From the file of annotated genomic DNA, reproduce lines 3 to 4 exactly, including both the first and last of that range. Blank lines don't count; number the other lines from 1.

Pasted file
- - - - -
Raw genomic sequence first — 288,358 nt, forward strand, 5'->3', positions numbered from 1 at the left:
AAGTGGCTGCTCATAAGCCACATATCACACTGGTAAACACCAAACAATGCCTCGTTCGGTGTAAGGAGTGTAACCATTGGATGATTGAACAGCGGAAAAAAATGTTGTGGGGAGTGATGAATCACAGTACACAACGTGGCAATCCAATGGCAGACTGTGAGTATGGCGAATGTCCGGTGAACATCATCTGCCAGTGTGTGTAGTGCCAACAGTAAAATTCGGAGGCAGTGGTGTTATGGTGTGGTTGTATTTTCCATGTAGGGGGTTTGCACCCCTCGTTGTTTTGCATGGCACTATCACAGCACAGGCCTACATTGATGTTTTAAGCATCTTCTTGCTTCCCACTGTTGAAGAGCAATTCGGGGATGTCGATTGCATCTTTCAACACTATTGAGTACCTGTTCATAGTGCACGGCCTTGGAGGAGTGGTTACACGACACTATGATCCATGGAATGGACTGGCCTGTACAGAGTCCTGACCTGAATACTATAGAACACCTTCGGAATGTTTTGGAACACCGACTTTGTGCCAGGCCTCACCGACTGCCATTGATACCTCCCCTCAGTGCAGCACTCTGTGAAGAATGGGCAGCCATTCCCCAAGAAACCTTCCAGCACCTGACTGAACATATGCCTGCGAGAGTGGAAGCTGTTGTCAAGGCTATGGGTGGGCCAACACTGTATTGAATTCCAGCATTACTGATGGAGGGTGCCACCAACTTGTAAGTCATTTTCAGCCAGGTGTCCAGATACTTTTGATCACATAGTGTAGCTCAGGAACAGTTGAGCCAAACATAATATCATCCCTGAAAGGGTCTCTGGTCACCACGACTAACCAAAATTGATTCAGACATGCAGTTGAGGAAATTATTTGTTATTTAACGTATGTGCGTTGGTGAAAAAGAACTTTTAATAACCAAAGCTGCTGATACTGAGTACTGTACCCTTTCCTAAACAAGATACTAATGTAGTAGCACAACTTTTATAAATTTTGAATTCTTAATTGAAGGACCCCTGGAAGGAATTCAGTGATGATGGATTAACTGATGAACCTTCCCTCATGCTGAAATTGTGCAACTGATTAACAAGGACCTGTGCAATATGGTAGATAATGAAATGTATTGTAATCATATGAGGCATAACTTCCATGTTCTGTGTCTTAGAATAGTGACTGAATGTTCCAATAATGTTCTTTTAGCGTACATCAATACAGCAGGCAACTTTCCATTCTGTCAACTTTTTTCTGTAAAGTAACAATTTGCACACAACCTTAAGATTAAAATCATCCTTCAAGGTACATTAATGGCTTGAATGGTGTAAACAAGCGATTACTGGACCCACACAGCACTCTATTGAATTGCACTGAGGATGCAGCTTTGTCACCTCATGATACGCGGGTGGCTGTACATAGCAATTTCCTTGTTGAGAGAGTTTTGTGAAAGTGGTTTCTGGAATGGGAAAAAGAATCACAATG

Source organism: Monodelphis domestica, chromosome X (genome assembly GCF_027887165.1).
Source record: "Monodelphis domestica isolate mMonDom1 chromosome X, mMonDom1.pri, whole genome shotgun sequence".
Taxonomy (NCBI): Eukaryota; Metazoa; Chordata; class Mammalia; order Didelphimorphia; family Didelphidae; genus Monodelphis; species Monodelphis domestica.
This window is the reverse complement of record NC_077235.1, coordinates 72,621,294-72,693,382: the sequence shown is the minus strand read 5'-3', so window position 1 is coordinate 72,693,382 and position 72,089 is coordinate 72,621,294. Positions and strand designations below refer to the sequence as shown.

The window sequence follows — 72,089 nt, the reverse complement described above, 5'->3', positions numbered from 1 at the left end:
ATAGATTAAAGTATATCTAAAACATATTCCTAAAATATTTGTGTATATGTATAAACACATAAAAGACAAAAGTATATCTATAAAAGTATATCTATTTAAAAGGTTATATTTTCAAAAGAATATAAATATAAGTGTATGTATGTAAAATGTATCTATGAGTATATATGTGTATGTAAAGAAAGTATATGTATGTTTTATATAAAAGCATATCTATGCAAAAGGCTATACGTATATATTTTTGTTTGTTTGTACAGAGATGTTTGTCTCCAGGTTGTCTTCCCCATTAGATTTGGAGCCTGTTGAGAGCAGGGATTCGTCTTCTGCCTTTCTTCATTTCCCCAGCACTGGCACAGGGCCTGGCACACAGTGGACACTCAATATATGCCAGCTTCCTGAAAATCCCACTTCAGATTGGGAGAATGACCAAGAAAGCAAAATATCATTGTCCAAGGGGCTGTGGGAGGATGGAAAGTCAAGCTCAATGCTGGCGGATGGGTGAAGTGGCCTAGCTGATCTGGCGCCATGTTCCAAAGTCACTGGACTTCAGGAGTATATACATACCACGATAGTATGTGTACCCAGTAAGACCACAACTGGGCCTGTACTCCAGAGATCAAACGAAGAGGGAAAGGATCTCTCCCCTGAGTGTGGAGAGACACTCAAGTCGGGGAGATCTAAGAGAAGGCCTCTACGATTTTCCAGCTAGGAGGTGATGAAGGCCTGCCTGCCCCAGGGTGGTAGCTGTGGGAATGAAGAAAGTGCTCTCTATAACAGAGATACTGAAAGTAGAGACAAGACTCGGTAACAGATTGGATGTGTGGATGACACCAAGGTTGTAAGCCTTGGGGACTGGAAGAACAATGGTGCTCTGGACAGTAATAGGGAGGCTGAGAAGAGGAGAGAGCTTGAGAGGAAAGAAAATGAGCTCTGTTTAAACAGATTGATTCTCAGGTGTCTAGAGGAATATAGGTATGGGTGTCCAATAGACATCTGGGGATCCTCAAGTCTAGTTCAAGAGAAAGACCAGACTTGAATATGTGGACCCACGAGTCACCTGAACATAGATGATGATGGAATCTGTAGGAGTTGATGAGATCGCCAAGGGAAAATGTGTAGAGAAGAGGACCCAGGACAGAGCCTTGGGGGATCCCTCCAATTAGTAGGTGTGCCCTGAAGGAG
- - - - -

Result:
Source organism: Monodelphis domestica, chromosome X (genome assembly GCF_027887165.1).
Source record: "Monodelphis domestica isolate mMonDom1 chromosome X, mMonDom1.pri, whole genome shotgun sequence".